Dispatches from The Atlantic's 10th-annual live event in Washington, D.C.
An awareness campaign by the U.S. Surgeon General has led to a surge in demand for the overdose-reversal drug.
Russia experts argue that the U.S. government isn’t doing nearly enough to combat Russian aggression and promote democracy.
The chef’s massive effort to cook food for the island’s residents and relief workers was driven by an urgent sense of empathy.
A hardline adviser speaks out against the president's lovey-dovey diplomacy with Kim Jong Un.
The justice stayed far away from the Brett Kavanaugh controversy in an interview on Thursday.
There’s more at stake than trade.
The South Carolina Republican lobbies to keep American boots on the ground in foreign conflicts—but neglects some of the attendant costs.
The retired admiral lost his son to the opioid crisis. His new nonprofit aims to help families struggling with addiction.
Jerome Powell foresees the economy continuing to grow and isn’t concerned about what politicians say.
In an interview on Wednesday, the California Democrat, who’s widely rumored as a presidential candidate, urged him to “stop being mean.”
The former secretary of state couldn’t resist baiting the president in a tweet defending the Iran nuclear deal.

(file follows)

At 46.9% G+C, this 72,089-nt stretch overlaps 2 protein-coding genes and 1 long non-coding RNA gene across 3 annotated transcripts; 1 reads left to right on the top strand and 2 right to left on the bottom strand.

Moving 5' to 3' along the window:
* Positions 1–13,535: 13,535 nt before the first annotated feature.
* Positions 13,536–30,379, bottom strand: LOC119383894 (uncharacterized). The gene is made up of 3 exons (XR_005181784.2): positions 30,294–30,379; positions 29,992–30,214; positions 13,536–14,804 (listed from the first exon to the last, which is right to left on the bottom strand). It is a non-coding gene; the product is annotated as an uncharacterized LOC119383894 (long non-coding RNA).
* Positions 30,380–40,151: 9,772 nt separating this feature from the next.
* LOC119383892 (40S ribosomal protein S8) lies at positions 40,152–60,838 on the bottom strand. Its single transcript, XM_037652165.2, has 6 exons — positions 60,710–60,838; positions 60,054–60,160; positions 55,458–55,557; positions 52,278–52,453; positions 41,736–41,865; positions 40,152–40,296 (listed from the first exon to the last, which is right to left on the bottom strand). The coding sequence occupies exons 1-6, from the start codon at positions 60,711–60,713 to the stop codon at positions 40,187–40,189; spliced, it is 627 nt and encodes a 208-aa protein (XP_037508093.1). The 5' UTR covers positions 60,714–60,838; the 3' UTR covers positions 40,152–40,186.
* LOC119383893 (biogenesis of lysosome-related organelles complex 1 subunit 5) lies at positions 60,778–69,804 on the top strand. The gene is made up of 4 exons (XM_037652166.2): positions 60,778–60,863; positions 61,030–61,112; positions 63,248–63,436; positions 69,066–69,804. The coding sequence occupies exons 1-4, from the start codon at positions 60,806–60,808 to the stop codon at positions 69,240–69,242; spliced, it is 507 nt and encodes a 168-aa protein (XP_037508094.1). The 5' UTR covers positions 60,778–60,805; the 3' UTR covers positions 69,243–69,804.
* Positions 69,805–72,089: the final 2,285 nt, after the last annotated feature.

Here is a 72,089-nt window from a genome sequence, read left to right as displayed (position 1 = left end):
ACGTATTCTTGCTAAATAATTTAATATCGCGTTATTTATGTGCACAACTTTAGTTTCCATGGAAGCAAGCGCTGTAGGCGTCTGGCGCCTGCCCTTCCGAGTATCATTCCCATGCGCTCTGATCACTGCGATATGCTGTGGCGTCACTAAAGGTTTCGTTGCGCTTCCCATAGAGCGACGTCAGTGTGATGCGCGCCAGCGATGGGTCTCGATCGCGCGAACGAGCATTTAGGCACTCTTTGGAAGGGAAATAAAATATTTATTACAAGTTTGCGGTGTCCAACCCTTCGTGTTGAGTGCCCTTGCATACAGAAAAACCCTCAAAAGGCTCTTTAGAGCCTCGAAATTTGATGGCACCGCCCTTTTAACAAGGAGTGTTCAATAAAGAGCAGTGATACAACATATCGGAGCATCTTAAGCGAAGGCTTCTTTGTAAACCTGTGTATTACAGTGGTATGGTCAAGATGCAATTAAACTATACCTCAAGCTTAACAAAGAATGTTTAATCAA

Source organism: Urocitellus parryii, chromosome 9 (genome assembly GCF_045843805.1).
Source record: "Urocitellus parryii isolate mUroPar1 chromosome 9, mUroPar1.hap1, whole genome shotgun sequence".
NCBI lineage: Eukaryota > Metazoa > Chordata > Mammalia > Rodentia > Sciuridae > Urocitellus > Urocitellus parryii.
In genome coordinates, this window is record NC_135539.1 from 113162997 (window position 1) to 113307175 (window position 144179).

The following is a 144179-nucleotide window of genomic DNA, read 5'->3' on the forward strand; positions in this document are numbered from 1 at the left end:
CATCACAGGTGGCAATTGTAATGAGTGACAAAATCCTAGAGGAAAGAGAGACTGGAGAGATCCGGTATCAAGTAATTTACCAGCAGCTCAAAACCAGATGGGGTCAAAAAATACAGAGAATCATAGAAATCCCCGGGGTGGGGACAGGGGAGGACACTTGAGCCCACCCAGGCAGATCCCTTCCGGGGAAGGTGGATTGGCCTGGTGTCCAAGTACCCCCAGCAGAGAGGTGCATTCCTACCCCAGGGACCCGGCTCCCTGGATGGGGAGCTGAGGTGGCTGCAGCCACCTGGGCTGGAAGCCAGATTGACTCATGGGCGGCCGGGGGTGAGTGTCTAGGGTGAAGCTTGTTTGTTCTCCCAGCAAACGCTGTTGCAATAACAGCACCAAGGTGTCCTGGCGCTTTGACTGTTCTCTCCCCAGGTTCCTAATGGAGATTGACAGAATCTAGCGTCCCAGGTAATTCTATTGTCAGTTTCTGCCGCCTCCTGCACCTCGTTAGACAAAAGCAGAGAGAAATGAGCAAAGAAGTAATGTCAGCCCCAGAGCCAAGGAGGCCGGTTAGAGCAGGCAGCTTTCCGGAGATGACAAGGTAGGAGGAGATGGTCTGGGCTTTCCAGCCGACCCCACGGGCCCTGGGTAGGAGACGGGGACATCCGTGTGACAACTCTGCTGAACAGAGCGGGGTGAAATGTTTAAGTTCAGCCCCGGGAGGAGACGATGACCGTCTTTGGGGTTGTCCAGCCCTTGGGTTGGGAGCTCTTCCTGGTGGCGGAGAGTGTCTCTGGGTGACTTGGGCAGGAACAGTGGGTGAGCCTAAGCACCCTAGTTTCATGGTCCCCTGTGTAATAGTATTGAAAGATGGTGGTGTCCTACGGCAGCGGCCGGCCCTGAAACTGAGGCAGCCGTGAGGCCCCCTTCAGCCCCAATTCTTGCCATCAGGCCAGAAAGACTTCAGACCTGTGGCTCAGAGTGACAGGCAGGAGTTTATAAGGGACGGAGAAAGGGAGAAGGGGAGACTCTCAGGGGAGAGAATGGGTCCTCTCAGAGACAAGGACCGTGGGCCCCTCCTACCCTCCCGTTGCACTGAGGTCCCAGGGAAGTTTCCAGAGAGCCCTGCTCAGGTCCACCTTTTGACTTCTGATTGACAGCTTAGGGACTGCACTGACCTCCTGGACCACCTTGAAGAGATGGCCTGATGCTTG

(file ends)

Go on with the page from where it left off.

Scripted television “really has moved into the consumer actually controlling their experience,” says Hulu CEO Randy Freer.
In a combative interview Wednesday, the South Carolina senator strongly defended Brett Kavanaugh, and argued that his fiery rhetoric is sincere.
Optimists and pessimists offered competing visions for the future of the First Amendment at The Atlantic Festival.
The former secretary of state talked with The Atlantic editor in chief Jeffrey Goldberg about the Supreme Court, Russian interference in the 2016 election, and President Trump.
The presidential aide says that her boss doesn’t get as much credit as he deserves because of excessive politicization in the country.
In her first public comments on the Supreme Court nominee’s testimony, she swatted away his remark about “the Clintons” and criticized his temperament.
The House minority leader is pushing a disciplined message amid drama over Supreme Court nominee Brett Kavanaugh and the president who chose him.
The Arizona senator called Brett Kavanaugh’s interactions with lawmakers at a hearing last week “sharp and partisan.”
In a special bonus episode of the podcast Crazy/Genius, the computer scientist and data journalist Meredith Broussard explains how “technochauvinism” derailed the dream of the digital revolution.